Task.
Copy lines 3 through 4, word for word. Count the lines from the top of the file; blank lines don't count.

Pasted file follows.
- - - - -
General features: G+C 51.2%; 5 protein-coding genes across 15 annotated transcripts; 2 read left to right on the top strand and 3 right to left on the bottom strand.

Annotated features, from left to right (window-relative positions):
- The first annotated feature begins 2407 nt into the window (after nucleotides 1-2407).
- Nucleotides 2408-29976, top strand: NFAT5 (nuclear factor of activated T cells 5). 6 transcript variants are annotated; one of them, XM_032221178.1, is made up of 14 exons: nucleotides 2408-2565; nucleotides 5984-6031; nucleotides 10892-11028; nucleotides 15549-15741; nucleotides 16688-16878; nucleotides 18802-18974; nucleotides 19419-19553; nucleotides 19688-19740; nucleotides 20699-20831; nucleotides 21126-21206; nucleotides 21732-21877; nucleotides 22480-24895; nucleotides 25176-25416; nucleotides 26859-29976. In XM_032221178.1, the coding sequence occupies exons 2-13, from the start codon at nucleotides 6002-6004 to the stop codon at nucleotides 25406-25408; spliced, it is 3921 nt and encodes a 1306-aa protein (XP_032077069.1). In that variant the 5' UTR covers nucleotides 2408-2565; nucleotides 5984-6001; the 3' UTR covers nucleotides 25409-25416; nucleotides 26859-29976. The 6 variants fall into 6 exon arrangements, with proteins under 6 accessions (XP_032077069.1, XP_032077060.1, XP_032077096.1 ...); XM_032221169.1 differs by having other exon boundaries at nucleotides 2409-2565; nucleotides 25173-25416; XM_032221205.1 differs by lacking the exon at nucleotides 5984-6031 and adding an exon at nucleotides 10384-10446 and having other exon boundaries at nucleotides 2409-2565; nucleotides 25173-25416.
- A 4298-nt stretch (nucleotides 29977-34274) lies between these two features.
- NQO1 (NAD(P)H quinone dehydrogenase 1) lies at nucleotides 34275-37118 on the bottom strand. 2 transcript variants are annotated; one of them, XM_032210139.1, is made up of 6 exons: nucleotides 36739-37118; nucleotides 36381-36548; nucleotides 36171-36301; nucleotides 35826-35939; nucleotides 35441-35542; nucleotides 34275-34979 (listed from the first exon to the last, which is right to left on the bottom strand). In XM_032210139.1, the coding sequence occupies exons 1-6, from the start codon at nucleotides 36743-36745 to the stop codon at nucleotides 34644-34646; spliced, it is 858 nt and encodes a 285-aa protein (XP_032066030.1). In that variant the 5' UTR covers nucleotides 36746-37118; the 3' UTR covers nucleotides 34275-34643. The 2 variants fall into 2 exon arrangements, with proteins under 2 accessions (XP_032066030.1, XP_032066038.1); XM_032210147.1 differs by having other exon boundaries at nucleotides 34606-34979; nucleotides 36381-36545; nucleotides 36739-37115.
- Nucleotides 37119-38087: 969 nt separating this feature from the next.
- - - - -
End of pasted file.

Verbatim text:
- The first annotated feature begins 2407 nt into the window (after nucleotides 1-2407).
- Nucleotides 2408-29976, top strand: NFAT5 (nuclear factor of activated T cells 5). 6 transcript variants are annotated; one of them, XM_032221178.1, is made up of 14 exons: nucleotides 2408-2565; nucleotides 5984-6031; nucleotides 10892-11028; nucleotides 15549-15741; nucleotides 16688-16878; nucleotides 18802-18974; nucleotides 19419-19553; nucleotides 19688-19740; nucleotides 20699-20831; nucleotides 21126-21206; nucleotides 21732-21877; nucleotides 22480-24895; nucleotides 25176-25416; nucleotides 26859-29976. In XM_032221178.1, the coding sequence occupies exons 2-13, from the start codon at nucleotides 6002-6004 to the stop codon at nucleotides 25406-25408; spliced, it is 3921 nt and encodes a 1306-aa protein (XP_032077069.1). In that variant the 5' UTR covers nucleotides 2408-2565; nucleotides 5984-6001; the 3' UTR covers nucleotides 25409-25416; nucleotides 26859-29976. The 6 variants fall into 6 exon arrangements, with proteins under 6 accessions (XP_032077069.1, XP_032077060.1, XP_032077096.1 ...); XM_032221169.1 differs by having other exon boundaries at nucleotides 2409-2565; nucleotides 25173-25416; XM_032221205.1 differs by lacking the exon at nucleotides 5984-6031 and adding an exon at nucleotides 10384-10446 and having other exon boundaries at nucleotides 2409-2565; nucleotides 25173-25416.